The discovery of an inhibitor of the Insulin Degrading Enzyme (IDE), a protein responsible for the susceptibility of diabetes because it destroys insulin in the body, may lead to new treatment approaches for diabetes. In collaboration with the discoverers of the inhibitor, David Liu and Alan Saghatelian, Stony Brook Medicine scientist Markus Seeliger, PhD, and colleagues nationally, demonstrated the efficacy of the compound in a research paper in the early online edition of Nature.
More than 20 million people live with type II diabetes in the United States, a disease in which the body cannot make sufficient amounts of the hormone insulin. IDE removes insulin from the blood. To date, diabetes treatment strategies are based on patients either injecting insulin, taking medicine to make their body more sensitive to insulin, or taking other drugs to stimulate insulin secretion. In the paper, "Anti-diabetic action of insulin-degrading enzyme inhibitors mediated by multiple hormones," the authors reveal results that point to a potential new approach -- regulating the degradation of insulin in the blood.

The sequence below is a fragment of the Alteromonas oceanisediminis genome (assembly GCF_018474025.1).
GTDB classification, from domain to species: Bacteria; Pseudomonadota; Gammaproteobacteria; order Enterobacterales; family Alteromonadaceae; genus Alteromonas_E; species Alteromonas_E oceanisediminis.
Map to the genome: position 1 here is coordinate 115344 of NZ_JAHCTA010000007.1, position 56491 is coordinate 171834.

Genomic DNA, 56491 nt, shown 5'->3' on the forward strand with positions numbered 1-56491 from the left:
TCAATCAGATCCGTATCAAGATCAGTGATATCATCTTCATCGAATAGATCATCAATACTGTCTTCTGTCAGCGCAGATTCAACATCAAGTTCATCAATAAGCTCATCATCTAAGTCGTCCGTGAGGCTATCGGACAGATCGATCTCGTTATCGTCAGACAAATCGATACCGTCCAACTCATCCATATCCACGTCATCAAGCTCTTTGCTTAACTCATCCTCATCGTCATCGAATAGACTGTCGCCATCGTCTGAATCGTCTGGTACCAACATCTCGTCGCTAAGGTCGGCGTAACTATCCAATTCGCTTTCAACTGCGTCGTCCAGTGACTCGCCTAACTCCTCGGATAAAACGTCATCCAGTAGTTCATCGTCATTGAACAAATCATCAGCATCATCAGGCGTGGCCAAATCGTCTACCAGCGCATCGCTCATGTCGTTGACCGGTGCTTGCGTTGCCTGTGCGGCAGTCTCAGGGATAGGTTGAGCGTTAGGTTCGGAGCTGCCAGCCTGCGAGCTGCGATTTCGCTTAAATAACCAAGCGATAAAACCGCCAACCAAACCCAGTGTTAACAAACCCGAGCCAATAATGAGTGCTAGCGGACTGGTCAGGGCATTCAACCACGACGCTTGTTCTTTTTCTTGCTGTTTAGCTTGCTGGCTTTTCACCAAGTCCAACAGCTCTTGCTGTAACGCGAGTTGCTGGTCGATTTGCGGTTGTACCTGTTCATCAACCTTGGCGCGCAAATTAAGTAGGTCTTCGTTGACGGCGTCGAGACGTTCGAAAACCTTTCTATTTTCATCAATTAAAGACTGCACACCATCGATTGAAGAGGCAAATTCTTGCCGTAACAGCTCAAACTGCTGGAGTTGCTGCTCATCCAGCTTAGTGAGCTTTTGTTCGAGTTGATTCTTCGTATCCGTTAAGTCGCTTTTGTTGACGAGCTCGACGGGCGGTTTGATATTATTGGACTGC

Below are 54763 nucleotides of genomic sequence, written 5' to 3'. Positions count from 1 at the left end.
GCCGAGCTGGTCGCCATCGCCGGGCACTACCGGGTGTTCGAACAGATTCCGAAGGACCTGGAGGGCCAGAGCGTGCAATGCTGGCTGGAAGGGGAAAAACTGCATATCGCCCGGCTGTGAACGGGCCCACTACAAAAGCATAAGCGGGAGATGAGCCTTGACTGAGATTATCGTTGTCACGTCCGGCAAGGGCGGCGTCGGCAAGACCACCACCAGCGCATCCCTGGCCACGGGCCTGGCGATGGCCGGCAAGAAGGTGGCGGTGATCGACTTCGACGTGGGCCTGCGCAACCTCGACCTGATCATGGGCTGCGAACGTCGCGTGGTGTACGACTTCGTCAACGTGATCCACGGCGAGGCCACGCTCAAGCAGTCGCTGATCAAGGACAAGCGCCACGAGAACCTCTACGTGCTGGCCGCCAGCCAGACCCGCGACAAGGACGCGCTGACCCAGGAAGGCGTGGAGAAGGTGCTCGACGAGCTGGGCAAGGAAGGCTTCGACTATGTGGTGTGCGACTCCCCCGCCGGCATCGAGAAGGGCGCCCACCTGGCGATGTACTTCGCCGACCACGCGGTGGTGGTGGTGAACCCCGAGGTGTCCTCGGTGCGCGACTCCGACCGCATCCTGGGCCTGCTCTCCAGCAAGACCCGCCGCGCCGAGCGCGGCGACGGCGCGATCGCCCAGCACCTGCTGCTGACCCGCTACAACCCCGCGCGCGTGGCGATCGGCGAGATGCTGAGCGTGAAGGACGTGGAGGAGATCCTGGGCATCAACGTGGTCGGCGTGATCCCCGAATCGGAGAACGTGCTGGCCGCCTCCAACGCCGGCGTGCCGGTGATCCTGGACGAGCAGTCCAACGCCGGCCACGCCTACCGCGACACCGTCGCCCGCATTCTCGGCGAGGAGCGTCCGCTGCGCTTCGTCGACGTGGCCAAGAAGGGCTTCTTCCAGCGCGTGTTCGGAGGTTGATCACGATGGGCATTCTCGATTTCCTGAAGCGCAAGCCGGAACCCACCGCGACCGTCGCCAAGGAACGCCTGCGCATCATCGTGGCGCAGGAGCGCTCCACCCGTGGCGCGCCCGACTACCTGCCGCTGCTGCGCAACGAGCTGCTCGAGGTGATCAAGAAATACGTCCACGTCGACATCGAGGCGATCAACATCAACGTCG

"A strategy to protect the remaining amounts of insulin produced by diabetics in response to blood sugar levels is an attractive treatment alternative, particularly in the early stages of type II diabetes," said Dr. Seeliger, Assistant Professor in the Department of Pharmacological Sciences at Stony Brook University School of Medicine. "The research results gives proof of concept that targeting this protein is extremely promising. The inhibitor we discovered successfully relieved the symptoms of type II diabetes in obese mice and not only elevated their insulin levels but promoted healthy insulin signaling within the blood."
Using a robotic structural biology facility at Stony Brook and resources at Brookhaven National Laboratory, Dr. Seeliger and Zach Foda, an MD/PhD candidate and student in Dr. Seeliger's laboratory, determined the three-dimensional structure of the inhibitor compound and how it is bound to the IDE. The research team used this 3-D structure to help further evaluate the compound's properties and characteristics.
Dr. Seeliger said that the research findings are important initial steps to developing a drug that diabetics can use to regulate the depletion of insulin in their blood. A realistic initial treatment approach, he added, may be to use the compound to help the body retain insulin levels and thus delay the use of insulin for type II diabetes.
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